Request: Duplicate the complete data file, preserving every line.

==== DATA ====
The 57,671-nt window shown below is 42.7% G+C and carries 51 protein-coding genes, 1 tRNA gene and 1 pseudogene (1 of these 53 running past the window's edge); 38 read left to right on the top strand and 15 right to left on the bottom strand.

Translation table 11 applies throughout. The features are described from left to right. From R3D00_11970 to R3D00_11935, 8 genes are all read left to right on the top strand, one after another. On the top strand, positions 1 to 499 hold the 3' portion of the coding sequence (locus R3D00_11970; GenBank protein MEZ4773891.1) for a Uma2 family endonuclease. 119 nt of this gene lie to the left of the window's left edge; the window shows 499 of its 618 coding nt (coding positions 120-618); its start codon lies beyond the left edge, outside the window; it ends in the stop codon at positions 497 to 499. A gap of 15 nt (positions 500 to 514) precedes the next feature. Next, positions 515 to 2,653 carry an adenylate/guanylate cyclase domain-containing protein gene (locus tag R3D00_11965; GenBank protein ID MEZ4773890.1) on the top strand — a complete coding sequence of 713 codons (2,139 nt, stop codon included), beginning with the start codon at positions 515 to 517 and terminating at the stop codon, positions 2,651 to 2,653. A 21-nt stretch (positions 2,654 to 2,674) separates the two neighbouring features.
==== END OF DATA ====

The 57,671-nt window shown below is 42.7% G+C and carries 51 protein-coding genes, 1 tRNA gene and 1 pseudogene (1 of these 53 running past the window's edge); 38 read left to right on the top strand and 15 right to left on the bottom strand.

Translation table 11 applies throughout. The features are described from left to right. From R3D00_11970 to R3D00_11935, 8 genes are all read left to right on the top strand, one after another. On the top strand, positions 1 to 499 hold the 3' portion of the coding sequence (locus R3D00_11970; GenBank protein MEZ4773891.1) for a Uma2 family endonuclease. 119 nt of this gene lie to the left of the window's left edge; the window shows 499 of its 618 coding nt (coding positions 120-618); its start codon lies beyond the left edge, outside the window; it ends in the stop codon at positions 497 to 499. A gap of 15 nt (positions 500 to 514) precedes the next feature. Next, positions 515 to 2,653 carry an adenylate/guanylate cyclase domain-containing protein gene (locus tag R3D00_11965; GenBank protein ID MEZ4773890.1) on the top strand — a complete coding sequence of 713 codons (2,139 nt, stop codon included), beginning with the start codon at positions 515 to 517 and terminating at the stop codon, positions 2,651 to 2,653. A 21-nt stretch (positions 2,654 to 2,674) separates the two neighbouring features.